War of words continues between Sanral & Outa
Outa says it has more evidence Sanral overpaid for the Gauteng freeway project, misleading the nation.
JOHANNESBURG - The Organisation Uniting against Tax Abuse (Outa) has fired back at the South African National Road Agency Limited (Sanral), saying it has more evidence to prove that the roads agency overpaid for the Gauteng freeway project.
In a research report Outa released two months ago it claims Sanral paid 321 percent more than it was supposed to.
Sanral has accused the anti-tolling organisation of deliberately trying to tarnish its reputation and create lawlessness among motorists.
Outa's Wayne Duvenage says there is nothing wrong with its calculations and Sanral simply doesn't want to accept that it misused public money.
"Sanral likes to throw a whole lot of smoke into this issue. We stand by it and we've actually done further deeper research and found even more damning evidence."
But Sanral's Nazir Alli says Outa is misleading the public and investors.
"We can't afford to have a situation where there are wrong perceptions, that people don't have respect for our judiciary. I believe these very same people don't even respect our democracy."
Outa says it's clear the roads agency is embarrassed by the assertions and is trying to cover its tracks.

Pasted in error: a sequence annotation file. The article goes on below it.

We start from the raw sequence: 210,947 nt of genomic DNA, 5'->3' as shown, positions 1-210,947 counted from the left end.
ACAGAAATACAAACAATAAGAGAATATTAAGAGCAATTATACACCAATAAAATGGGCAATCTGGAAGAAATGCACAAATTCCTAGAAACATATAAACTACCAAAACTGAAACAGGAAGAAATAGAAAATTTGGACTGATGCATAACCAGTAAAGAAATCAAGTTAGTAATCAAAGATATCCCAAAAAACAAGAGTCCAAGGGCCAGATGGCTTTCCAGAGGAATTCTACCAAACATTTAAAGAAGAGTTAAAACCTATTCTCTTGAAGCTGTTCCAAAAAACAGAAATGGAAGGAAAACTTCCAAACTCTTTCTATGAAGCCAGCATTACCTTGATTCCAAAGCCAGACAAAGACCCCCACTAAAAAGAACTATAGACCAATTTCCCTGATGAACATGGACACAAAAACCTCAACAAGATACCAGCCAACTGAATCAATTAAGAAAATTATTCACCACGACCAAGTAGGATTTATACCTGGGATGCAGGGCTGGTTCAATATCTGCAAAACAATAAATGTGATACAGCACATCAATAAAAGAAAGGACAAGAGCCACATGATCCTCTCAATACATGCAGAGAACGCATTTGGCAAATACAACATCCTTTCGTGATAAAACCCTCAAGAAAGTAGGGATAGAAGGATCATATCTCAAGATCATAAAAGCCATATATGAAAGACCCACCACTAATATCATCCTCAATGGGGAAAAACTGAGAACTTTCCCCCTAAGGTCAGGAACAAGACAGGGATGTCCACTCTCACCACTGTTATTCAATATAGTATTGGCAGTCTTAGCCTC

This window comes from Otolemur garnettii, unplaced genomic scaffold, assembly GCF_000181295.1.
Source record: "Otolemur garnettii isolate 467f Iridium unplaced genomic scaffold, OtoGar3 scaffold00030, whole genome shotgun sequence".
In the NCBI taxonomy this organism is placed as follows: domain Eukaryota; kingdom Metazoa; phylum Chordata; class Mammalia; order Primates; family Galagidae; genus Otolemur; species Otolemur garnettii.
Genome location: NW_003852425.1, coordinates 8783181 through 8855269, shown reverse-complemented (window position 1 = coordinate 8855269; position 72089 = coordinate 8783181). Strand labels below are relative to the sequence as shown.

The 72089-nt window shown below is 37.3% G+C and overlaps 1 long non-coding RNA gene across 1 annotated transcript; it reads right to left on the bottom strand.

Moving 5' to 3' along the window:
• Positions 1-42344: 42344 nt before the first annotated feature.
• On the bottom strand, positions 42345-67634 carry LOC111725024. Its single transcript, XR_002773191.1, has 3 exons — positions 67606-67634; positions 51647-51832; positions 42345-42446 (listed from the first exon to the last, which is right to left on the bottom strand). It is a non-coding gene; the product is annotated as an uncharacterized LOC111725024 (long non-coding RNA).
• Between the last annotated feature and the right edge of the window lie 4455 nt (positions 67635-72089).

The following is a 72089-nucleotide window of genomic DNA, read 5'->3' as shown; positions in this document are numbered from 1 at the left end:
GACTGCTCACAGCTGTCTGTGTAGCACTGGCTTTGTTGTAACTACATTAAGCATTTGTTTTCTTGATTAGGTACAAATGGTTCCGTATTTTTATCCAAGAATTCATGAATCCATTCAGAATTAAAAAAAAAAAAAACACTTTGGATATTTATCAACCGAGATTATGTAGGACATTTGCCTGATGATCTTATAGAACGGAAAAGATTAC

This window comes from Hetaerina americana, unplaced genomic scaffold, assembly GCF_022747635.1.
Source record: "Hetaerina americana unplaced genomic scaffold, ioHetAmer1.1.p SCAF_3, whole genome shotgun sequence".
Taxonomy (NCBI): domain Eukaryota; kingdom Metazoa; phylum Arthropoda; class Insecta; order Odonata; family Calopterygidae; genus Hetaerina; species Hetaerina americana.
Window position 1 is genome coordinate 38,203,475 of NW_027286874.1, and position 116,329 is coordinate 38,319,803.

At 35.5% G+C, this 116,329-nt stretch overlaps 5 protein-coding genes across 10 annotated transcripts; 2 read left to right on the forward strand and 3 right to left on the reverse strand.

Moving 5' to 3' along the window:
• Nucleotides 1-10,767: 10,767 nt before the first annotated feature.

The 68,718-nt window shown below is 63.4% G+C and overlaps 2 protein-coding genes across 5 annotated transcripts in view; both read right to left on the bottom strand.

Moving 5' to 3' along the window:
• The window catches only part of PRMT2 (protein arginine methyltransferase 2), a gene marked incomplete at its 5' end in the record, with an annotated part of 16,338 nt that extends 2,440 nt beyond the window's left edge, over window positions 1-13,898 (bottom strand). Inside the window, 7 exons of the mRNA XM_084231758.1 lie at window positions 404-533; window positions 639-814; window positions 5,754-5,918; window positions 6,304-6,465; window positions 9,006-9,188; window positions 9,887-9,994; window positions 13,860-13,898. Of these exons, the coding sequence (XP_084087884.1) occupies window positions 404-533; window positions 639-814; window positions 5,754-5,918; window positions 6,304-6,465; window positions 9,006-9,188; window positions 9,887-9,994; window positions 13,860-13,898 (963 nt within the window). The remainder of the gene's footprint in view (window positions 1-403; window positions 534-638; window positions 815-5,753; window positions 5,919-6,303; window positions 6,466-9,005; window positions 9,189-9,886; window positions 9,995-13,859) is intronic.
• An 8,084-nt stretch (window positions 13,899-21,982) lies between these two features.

'OUTA CAN'T ALWAYS RUN TO THE COURTS'
Yesterday, Alli said the anti-tolling organisation can't always run to the courts when there's a disagreement.
"Their own expert calculation shows that it's only 152 percent. Why do they go ahead with that 'headlining-grabbing' 321 percent?"
Alli appealed to media to be 'responsible' in their reporting.
"Let me make an appeal to you guys. You have a great responsibility in terms of informing the public. [They] rely on you in terms of what you write and what you present."
Sanral has also come out against Outa's claims that it's corrupt and incompetent, saying the organisation is only trying to mislead the public.
Alli has questioned whether Outa had ulterior motives to deliberately tarnish the roads agency's reputation - or whether it was an honest mistake.
"Why is there such an insistence from this organisation to try and question and denigrate the integrity of Sanral?"
He said Outa has had sufficient time to respond to questions as to why they used incorrect calculations.
"Did we overpay or didn't we overpay? That is the questioning that we are asking. We went through a public tender process. Those were the prices that we got from the industry."
Sanral said Outa's figures are reckless.